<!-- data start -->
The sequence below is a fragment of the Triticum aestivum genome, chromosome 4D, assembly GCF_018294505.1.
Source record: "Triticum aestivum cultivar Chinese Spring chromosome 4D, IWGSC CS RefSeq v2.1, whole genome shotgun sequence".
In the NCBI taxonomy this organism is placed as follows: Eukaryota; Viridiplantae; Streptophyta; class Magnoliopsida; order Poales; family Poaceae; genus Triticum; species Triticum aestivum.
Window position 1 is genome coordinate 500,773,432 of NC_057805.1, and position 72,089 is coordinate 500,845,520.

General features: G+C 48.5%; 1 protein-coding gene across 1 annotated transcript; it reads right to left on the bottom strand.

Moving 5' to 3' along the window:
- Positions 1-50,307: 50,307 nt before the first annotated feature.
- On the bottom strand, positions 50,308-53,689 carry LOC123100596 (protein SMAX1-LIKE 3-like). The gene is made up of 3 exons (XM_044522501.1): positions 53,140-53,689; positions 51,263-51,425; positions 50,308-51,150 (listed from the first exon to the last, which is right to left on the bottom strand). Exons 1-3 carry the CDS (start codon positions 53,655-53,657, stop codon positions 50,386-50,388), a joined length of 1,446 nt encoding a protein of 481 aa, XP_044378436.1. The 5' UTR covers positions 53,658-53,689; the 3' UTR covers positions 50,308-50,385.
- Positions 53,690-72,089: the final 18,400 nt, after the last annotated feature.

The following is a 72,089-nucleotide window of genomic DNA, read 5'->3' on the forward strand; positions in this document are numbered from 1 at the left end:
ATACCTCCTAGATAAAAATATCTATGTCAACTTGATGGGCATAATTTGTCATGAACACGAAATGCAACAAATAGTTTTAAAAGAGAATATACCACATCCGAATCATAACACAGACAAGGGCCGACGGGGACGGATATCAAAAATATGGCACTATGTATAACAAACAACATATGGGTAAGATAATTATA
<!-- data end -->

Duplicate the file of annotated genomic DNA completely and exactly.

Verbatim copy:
The sequence below is a fragment of the Triticum aestivum genome, chromosome 4D, assembly GCF_018294505.1.
Source record: "Triticum aestivum cultivar Chinese Spring chromosome 4D, IWGSC CS RefSeq v2.1, whole genome shotgun sequence".
In the NCBI taxonomy this organism is placed as follows: Eukaryota; Viridiplantae; Streptophyta; class Magnoliopsida; order Poales; family Poaceae; genus Triticum; species Triticum aestivum.
Window position 1 is genome coordinate 500,773,432 of NC_057805.1, and position 72,089 is coordinate 500,845,520.

General features: G+C 48.5%; 1 protein-coding gene across 1 annotated transcript; it reads right to left on the bottom strand.

Moving 5' to 3' along the window:
- Positions 1-50,307: 50,307 nt before the first annotated feature.
- On the bottom strand, positions 50,308-53,689 carry LOC123100596 (protein SMAX1-LIKE 3-like). The gene is made up of 3 exons (XM_044522501.1): positions 53,140-53,689; positions 51,263-51,425; positions 50,308-51,150 (listed from the first exon to the last, which is right to left on the bottom strand). Exons 1-3 carry the CDS (start codon positions 53,655-53,657, stop codon positions 50,386-50,388), a joined length of 1,446 nt encoding a protein of 481 aa, XP_044378436.1. The 5' UTR covers positions 53,658-53,689; the 3' UTR covers positions 50,308-50,385.
- Positions 53,690-72,089: the final 18,400 nt, after the last annotated feature.

The following is a 72,089-nucleotide window of genomic DNA, read 5'->3' on the forward strand; positions in this document are numbered from 1 at the left end:
ATACCTCCTAGATAAAAATATCTATGTCAACTTGATGGGCATAATTTGTCATGAACACGAAATGCAACAAATAGTTTTAAAAGAGAATATACCACATCCGAATCATAACACAGACAAGGGCCGACGGGGACGGATATCAAAAATATGGCACTATGTATAACAAACAACATATGGGTAAGATAATTATA